in a civil case, if a witness invokes the privilege against self-incrimination and refuses to answer a question concerning whether he or she committed a particular act, it creates an implied admission that a truthful answer would tend to prove that the witness had committed the act.
302 Ga. App. 864, 870, 692 S.E.2d 670 (2010) (citation and punctuation omitted; emphasis supplied). Thus, although Salamullah's refusal to state whether he had to take portions of the driving test multiple times or had any prior accidents or moving violations may be considered admissions that Salamullah had a poor driving history, nothing in those admissions shows that Mirza had actual knowledge of any negative driving history. See May v. Phillips, 157 Ga. App. 630, 631 (2), 278 S.E.2d 172 (1981) (even if plaintiff shows that driver was in fact an incompetent and reckless driver, he must also make a showing that the defendant had actual knowledge that driver was a reckless and incompetent driver). And even Salamullah's invocation of the privilege in response to questions regarding his father's knowledge of his driving history still does not impute such knowledge to Mirza. Perez, 302 Ga. App. at 870, 692 S.E.2d 670. Mirza did not refuse to answer the question as to his knowledge of Salamullah's driving history, and he answered definitively that he knew and believed that Salamullah was a safe driver with no negative history.
Thus, given the lack of evidence that Mirza had actual knowledge that Salamullah was a reckless driver, and given the direct evidence to the contrary, we conclude that the trial court correctly granted summary judgment to Mirza on any claim grounded in negligent entrustment, and affirm the trial court's order in part.
2. Logan next argues that the trial court erred in granting summary judgment on his claim that Mirza is vicariously liable for Salamullah's use of the Camry under the family purpose doctrine. We agree.
“The family purpose doctrine states that when an automobile is maintained by the owner for the use and convenience of his family, such owner is liable for the negligence of a member of the family having authority to drive the car while it is being used for a family purpose.” Bailey v. Butler, 199 Ga. App. 753, 754, 406 S.E.2d 97 (1991) (citation and punctuation omitted).
To apply the family purpose doctrine to a given situation, four criteria must be met: (1) the owner of the vehicle must have given permission to a family member to drive the vehicle; (2) the vehicle's owner must have relinquished control of the vehicle to the family member; (3) the family member must be in the vehicle; and (4) the vehicle must be engaged in a family purpose.
Id. (citation and punctuation omitted). “These factors are not determinative of vicarious liability but are necessary preconditions. Georgia courts have used authority and control as the principal factor in determining whether liability accrues under the doctrine.” Jackson v. Reed, 229 Ga. App. 433, 434-435, 494 S.E.2d 52 (1997) (citation and punctuation omitted). Thus, the key question is whether Mirza “had the right to exercise such authority and control that it may be concluded that an agency relationship existed between him and [Salamullah] with respect to the use of the vehicle.” Bailey, 199 Ga. App. at 754, 406 S.E.2d 97 (citation and punctuation omitted).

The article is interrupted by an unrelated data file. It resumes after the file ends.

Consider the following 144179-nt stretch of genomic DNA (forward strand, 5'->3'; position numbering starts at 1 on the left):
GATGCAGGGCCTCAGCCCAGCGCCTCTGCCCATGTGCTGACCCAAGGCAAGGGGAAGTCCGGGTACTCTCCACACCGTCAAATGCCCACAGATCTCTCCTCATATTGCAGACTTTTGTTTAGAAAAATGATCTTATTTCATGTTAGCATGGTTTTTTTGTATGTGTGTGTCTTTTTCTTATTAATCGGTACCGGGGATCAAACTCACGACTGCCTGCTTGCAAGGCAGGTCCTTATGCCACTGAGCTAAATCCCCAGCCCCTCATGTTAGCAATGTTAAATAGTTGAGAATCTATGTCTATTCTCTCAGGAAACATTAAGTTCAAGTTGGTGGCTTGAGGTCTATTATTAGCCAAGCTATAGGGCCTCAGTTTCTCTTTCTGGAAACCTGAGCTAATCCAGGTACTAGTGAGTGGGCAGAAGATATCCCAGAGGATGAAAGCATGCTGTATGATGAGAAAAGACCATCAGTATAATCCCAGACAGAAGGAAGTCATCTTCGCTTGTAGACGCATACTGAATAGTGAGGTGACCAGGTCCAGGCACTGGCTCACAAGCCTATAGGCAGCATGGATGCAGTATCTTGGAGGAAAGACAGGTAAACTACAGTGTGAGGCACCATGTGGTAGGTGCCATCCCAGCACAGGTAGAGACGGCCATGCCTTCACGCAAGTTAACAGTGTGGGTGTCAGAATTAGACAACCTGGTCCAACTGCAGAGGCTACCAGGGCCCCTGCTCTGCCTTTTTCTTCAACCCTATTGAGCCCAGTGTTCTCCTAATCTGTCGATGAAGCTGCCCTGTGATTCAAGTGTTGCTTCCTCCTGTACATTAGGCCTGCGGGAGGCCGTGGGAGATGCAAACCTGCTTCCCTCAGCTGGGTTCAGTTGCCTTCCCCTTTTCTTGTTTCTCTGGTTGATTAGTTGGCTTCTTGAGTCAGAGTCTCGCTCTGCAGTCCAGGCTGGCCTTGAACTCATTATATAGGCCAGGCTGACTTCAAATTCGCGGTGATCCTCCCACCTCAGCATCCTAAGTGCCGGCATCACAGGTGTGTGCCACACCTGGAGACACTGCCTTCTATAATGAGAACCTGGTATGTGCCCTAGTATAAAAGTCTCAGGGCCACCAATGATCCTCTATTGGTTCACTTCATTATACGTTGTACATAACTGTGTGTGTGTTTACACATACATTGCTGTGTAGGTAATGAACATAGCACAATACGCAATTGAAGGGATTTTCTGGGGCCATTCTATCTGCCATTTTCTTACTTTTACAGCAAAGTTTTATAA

Here, evidence in the record shows that Mirza purchased the Camry for Salamullah, paid for its insurance and maintenance, and routinely supplied gas money for its use. Salamullah lived at home with his parents and other family members, and Mirza described that his son would request permission when he was going out and would inform his parents of his comings and goings. Salamullah did not specifically pay rent or expenses, but gave his father the money he earned at his job.
As for the use of the car, Mirza never drove the Camry, but rode with Salamullah in the car many times. Mirza stated that he believed Salamullah was a safe driver and that if Mirza believed that Salamullah was unsafe, he would not have allowed him to drive. Banu did not drive, so Salamullah often would drive her for errands. On the night of the accident, Salamullah was driving his mother home from a family gathering because his father, who drove Banu to the gathering, had to leave for work.
This evidence, when construed in Logan's favor, raises questions of fact concerning whether Mirza is liable for his son's negligence in operating the Camry on the night of the accident. Unlike the facts presented in Bailey, supra, where “the undisputed evidence established that [the parent] did not have the requisite authority and control over [child's] use of the vehicle,” Mirza here described a family dynamic in which Mirza had the authority to control Salamullah's use of the vehicle; for example, to drive his mother for errands, to grant or deny permission to go out, or to remove his access to the vehicle if necessary for his safety.
Further, testimony that Salamullah provided his earnings to his father and generally submitted to his father's authority shows that Mirza potentially exerted the type of control over Salamullah that would make him liable for Salamullah's actions.2 Although Salamullah provided deposition testimony to the contrary about Mirza's control and authority over his use of the car, such contradiction supports our conclusion that there remains a question of material fact that is for a jury to consider.